Without knowing them for more than a brief glimpse of the two hours that they spent with us, something that you feel very confident in believing about identical twin brothers, Anthony and Zachary Dewar of The Dewars is that they're savants and that their heads are two mightily scattered heads, with impulses and interests being spread amongst thousands of points at any given second. They're the kinds of guys that wouldn't notice the holes in their socks because they're too focused on other things - everything else and nothing else. They like the Dudley Heinsbergen character in "The Royal Tenenbaums" would be unable to tell time and would insist upon pointing out every dent in the body of a taxicab. If we remember correctly - and there's a chance we're not - we think we remember that one of the brothers attended this taping wearing two different shoes. It could just be our minds running away from us, but it's what we're thinking we remember. They appear to be the kinds of young musicians - the pair from West Palm Beach, Florida is just over the legal drinking age - who slink away to their bedrooms, immerse themselves for a number of anti-social years there - studying LP jackets and learning to play all of the jams on the albums they are fetishizing - and then emerge one pale day later as knowledgeable rock and roll historians of some capacity, with a knack for the stuff and a voice all their own. They've taken in the music, sucked it into their bodies like spaghetti noodles and digested it until they started to develop their own ideas, stories and melodies.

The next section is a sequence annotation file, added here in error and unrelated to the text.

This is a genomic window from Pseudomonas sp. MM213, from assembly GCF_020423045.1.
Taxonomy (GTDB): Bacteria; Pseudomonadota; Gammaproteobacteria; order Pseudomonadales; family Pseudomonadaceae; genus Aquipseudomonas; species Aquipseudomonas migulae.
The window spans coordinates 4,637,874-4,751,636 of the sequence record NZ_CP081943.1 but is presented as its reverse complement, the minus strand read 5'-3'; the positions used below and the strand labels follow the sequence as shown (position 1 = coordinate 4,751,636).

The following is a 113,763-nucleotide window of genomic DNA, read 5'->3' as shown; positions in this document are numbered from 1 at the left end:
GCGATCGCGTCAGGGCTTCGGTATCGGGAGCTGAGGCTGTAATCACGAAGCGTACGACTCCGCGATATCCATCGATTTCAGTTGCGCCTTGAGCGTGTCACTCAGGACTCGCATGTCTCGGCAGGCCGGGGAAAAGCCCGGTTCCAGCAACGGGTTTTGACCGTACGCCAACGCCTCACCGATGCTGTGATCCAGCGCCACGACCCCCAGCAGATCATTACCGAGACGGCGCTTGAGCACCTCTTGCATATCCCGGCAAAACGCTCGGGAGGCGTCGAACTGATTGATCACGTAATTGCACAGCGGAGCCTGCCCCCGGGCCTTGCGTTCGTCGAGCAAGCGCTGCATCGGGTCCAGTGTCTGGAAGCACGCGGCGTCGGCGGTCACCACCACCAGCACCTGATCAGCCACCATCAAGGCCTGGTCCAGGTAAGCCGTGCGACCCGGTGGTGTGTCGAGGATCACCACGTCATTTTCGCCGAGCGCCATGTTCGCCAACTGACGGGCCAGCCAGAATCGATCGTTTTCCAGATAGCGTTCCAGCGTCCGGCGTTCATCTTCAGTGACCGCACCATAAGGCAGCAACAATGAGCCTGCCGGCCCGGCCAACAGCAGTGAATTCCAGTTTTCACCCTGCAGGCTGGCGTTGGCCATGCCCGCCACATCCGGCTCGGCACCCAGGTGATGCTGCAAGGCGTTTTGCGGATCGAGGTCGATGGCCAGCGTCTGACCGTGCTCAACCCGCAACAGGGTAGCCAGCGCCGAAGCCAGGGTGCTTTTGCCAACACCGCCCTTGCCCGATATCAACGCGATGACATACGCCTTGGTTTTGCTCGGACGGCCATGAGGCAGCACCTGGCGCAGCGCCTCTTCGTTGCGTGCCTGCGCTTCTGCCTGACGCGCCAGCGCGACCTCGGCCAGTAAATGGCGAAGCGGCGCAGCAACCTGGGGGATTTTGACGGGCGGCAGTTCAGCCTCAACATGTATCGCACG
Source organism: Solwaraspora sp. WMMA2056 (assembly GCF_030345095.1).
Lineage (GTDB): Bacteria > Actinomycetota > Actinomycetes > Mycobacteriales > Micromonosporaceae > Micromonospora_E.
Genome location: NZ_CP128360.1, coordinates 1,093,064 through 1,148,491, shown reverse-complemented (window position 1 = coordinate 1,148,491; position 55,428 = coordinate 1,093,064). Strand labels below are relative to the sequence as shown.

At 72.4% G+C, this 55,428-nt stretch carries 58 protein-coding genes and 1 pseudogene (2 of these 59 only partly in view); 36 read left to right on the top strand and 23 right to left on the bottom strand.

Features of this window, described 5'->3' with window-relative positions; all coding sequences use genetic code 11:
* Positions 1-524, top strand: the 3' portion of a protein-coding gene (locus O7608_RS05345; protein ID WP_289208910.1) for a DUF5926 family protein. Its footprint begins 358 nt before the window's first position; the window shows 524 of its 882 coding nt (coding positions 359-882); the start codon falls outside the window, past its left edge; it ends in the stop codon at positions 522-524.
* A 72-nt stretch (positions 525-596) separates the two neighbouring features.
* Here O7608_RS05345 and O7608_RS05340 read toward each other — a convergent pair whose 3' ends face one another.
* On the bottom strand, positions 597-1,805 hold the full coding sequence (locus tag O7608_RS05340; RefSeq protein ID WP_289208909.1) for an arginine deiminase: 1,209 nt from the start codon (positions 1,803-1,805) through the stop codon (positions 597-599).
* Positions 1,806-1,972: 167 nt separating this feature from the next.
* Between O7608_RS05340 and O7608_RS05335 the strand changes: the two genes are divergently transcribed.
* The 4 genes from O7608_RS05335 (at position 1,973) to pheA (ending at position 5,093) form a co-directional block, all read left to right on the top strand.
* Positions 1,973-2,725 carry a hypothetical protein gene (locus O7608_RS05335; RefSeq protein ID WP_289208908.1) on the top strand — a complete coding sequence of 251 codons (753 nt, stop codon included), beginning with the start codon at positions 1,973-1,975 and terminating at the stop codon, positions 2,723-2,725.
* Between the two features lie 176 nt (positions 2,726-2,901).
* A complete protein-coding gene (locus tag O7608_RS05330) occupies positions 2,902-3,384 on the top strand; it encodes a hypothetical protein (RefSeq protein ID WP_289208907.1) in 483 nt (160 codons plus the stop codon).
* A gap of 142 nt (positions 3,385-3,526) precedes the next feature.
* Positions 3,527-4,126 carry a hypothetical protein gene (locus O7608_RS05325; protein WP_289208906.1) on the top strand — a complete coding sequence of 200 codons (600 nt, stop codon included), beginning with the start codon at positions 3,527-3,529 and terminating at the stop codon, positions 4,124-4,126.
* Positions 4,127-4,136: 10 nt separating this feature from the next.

The Dewars is a band whose music - akin to Simon & Garfunkel meets Deer Tick and PT Anderson movies, is full of instability and yet it feels like some of the most brilliantly crafted material in recent memory. The characters that they write are anti-heroes, for the most part, broken, but accepting of the shattered parts. They are creepy pedophiles and others of the sort - most of which feel like intellectually gifted carnies, or men with a literate understanding of their thoughts and actions - but they are fascinating beyond all belief. It might be unfair to suggest that a lot of their characters are lost causes, but it's no matter as they never feel like people you'd turn your back on, no matter what they've done. It's as if they all can pull your compassion from you. They're compassionate and they make you feel for them, as they offer ingenious insights about not just their conflictions, but our own. They find themselves wondering about feelings and love, as if it's a foreign language, but then a story about a crying widow in "Love To Death," provides a slice of singular resonance that couldn't be more gratifying. They sing, "You know you love someone when they're dying/From the sadness inside you/It's why you cry when you see them crying/Cause something's crying and dying in you/So be grateful everyday/Despite the occasion to show your love anyway/And if you're hateful, consider the day/When you lose your loved ones you won't be mad, you'll be sad so be glad for what you had…/You know you love someone when they're leaving/And you only want them to stay," and you feel that they're singing for everyone. They're singing for each other - those brothers, no matter how much they're at each other's necks - and they're singing for people they've never met. They're singing for Joan Didion, following her writing of "The Year Of Magical Thinking." They're singing for those people who feel like they don't get love, like they can't comprehend what it is or what it's for. Even the disillusioned or the lost can get it. It's simple, really.